According to the latest statistics from the Central Provident Fund (CPF), women’s CPF contributions are, on average, rising at a faster rate than men’s.
Better-paying jobs, longer working years, and the change in the CPF transfer rule which encouraged husbands to top up their wives’ CPF savings could be key factors behind the trend.
Women’s average balance in their Ordinary, Special, Retirement and Medisave CPF accounts grew by 8.3 per cent a year against 7.7 per cent a year for men over the past 10 years.
The higher rate of growth also narrowed the gender gap in average CPF balances – from 16 per cent in 2006 to 11 per cent in 2016.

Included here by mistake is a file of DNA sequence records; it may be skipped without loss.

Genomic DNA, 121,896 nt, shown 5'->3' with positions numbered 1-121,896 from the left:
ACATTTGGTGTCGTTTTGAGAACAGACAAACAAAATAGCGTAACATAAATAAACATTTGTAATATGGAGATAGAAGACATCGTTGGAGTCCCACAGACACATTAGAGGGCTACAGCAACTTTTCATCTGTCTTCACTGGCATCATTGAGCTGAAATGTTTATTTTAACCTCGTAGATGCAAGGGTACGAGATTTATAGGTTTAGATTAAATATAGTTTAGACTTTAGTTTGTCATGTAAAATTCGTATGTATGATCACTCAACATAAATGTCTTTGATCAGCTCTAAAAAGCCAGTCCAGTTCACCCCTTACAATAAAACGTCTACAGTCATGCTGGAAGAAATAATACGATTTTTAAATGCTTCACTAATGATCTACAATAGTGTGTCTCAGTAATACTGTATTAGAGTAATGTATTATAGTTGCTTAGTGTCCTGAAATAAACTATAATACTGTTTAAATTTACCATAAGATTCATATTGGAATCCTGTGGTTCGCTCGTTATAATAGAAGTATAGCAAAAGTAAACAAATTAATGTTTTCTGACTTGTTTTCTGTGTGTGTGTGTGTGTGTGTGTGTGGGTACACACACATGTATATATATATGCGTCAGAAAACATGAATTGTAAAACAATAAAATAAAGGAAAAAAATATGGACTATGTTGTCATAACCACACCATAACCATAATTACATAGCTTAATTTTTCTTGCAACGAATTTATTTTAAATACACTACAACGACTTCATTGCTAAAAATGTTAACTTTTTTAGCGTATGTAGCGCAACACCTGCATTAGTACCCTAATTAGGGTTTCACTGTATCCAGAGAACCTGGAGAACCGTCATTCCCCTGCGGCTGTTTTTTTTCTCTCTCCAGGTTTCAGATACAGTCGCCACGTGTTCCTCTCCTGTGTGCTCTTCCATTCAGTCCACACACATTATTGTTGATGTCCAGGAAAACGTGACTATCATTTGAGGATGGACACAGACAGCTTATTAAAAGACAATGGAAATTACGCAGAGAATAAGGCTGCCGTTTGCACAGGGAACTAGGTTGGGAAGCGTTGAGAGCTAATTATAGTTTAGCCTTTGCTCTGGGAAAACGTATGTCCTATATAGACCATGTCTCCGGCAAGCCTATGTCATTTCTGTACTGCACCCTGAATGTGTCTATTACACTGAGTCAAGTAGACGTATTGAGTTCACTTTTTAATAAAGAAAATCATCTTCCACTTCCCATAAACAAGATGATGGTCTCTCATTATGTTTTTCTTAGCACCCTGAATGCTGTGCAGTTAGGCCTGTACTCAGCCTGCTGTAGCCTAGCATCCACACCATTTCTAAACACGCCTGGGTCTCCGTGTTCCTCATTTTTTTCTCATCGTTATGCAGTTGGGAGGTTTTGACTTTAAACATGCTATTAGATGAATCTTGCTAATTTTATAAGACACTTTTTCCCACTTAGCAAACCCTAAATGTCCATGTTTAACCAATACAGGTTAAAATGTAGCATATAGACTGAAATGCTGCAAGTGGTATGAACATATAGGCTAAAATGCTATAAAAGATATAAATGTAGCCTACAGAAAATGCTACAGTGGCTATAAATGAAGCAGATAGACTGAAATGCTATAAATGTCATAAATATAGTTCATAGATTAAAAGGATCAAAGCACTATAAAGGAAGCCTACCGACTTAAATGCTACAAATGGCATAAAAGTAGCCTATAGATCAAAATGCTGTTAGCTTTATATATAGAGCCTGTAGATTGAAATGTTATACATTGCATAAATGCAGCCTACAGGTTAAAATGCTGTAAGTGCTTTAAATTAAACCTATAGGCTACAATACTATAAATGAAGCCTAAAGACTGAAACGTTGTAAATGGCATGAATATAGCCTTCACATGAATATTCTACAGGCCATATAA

The trend could help women to better meet their retirement needs and lower financial pressure on their children and the national budget.
Expanding initiatives to encourage women to remain or return to the workforce, such as flexible work arrangements, has led to longer working years for the average woman.
Meanwhile, more husbands are contributing to their wives’ CPF savings, after the minimum amount that members must save before transferring excess savings was halved. $110 million was transferred between spouses last year - double the amount from the previous year.
Source: “Women’s CPF savings go up, narrowing gender gap”, The Straits Times, 12 October 2017.